|Badilla, R - UNIVERSIDAD DE COSTA RICA|
|Rivera, C - UNIVERSIDAD DE COSTA RICA|
Submitted to: Plant Disease
Publication Type: Peer Reviewed Journal
Publication Acceptance Date: December 19, 1999
Publication Date: N/A
Interpretive Summary: Potato spindle tuber viroid (PSTVd) is a common and serious pathogen in the growing areas of several countries, however, many countries consider PSTVd to be a phytosanitary risk. In some countries where it occurs, seed potatoes must be grown in a production system shown to be free of PSTVd. PSTVd is readily transmitted through botanical seed and pollen of potato and is easily mechanically transmitted during cultivation. PSTVd is also insect transmitted in double infections with potato leafroll virus, having important implications for disease spread. Primary control of the disease is by the prevention of the introduction of infected materials into the field. We have identified and report for the first time the occurrence of PSTVd in the principal potato production region of Costa Rica. This report has important phytosanitary and marketability implications for the Costa Rican potato industry and the information will be of use to scientists, producers, and action agencies who are concerned with phytosanitary certification and prevention of yield losses to the disease caused by PSTVd.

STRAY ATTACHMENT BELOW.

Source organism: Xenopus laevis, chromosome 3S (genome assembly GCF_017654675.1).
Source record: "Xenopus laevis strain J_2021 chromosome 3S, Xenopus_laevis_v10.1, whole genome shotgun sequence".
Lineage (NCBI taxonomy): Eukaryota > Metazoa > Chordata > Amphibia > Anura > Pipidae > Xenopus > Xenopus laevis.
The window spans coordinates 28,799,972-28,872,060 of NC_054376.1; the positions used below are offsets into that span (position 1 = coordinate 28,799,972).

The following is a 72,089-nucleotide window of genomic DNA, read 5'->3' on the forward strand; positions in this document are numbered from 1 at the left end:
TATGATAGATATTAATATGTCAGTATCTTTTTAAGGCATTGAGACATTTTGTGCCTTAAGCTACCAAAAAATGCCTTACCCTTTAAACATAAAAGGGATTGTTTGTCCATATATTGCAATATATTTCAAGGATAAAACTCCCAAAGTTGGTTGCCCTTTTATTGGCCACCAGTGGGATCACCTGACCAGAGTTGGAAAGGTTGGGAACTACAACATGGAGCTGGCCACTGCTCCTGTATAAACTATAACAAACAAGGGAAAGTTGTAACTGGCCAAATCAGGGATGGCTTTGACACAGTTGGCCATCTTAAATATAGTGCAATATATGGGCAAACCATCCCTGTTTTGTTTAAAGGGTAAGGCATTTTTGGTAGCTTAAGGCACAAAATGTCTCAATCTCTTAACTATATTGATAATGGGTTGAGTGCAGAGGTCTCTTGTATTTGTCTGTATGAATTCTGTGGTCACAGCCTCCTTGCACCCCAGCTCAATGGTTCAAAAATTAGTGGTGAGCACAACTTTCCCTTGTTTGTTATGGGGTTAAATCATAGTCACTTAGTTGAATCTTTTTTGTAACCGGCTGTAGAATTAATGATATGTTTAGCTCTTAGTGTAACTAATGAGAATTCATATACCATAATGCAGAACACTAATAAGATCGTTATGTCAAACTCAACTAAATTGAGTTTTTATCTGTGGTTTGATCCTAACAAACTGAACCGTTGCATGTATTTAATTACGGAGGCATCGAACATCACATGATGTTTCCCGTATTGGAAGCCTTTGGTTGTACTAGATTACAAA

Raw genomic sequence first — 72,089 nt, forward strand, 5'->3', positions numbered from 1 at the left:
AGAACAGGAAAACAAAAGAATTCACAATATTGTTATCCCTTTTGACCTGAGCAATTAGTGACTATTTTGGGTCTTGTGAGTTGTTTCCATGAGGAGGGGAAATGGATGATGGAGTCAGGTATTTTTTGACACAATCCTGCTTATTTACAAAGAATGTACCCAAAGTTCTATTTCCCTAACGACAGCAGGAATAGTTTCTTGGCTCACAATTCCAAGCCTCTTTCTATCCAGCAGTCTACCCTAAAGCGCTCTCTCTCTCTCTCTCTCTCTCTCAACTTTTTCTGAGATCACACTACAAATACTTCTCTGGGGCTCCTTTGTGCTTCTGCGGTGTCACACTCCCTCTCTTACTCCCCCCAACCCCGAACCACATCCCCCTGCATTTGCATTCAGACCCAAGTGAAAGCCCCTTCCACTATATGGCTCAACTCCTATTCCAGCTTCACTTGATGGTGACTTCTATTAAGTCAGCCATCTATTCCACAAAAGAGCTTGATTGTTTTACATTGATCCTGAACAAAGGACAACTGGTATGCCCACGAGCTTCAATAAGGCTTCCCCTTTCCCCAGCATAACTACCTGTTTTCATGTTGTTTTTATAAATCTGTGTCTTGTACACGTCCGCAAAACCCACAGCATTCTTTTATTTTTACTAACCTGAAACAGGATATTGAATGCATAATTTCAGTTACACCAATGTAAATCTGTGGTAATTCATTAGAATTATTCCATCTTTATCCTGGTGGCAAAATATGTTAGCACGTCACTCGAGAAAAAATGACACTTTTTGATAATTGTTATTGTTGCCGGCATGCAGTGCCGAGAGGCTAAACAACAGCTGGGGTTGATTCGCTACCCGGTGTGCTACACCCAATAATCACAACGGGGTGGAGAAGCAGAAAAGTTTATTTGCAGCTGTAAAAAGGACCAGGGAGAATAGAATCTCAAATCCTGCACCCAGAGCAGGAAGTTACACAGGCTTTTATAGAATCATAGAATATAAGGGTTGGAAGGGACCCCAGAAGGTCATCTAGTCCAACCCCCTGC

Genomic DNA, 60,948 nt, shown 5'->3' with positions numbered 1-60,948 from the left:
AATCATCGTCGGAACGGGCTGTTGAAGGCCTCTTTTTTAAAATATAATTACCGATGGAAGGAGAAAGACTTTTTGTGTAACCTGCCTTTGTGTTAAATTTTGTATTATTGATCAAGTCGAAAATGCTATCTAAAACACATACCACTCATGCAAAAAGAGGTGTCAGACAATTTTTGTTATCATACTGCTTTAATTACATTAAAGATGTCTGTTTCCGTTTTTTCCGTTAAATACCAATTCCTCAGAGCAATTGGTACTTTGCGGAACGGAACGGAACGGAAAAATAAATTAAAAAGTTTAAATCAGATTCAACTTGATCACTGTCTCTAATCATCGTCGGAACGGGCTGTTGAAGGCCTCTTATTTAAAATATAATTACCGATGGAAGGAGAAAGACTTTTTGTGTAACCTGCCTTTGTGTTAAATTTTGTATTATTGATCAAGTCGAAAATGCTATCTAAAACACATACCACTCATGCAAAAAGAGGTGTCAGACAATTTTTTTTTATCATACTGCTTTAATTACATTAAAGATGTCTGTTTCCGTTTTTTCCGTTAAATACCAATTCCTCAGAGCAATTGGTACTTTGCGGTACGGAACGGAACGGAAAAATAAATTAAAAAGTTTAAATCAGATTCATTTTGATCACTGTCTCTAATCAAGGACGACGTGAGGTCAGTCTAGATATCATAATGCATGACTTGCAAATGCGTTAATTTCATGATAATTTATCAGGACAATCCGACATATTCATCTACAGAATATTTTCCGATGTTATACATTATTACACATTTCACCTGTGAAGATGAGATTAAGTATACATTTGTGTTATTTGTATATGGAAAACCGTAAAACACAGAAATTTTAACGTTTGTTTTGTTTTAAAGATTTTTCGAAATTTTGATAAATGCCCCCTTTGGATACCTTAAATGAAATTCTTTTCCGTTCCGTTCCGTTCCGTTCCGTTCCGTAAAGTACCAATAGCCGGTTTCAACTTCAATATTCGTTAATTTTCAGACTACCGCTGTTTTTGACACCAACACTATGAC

Technical Abstract: During 1997-1998, symptoms of leaf roll, dwarfism, chlorosis and occasional leaf necrosis were observed on Solanum tuberosum cultivars Atzimba, Floresta, Idiafrit and Birris, in several plots in Cartago, the principal potato production region of Costa Rica. Because of the known association between potato leafroll virus (PLRV) and viroids, and previous reports of PLRV in Costa Rica, the presence of potato spindle tuber viroid (PSTVd) was suspected. Leaf samples from 120 symptomatic potato plants were collected from 10 different plots. Total nucleic acids (TNAs) were extracted and purified from collected symptomatic samples and six healthy potato controls. TNAs were spotted onto nylon membranes and hybridized to a DIG-labeled DNA probe specific for PSTVd. Of the 120 symptomatic plants, 61 were positive for PSTVd by dot blot hybridization. TNAs from twelve positive potato samples were used to inoculate Lycopersicum esculentum cv. Super Marmande. Eleven of twelve inoculated tomato plants showed symptoms of dwarfism, leaf deformation and grayish foliage, often with a dull surface. TNAs were extracted from inoculated tomato and hybridized to the PSTVd probe. All inoculated plants were positive for PSTVd by dot blot hybridization. This is the first report of PSTVd in Costa Rica.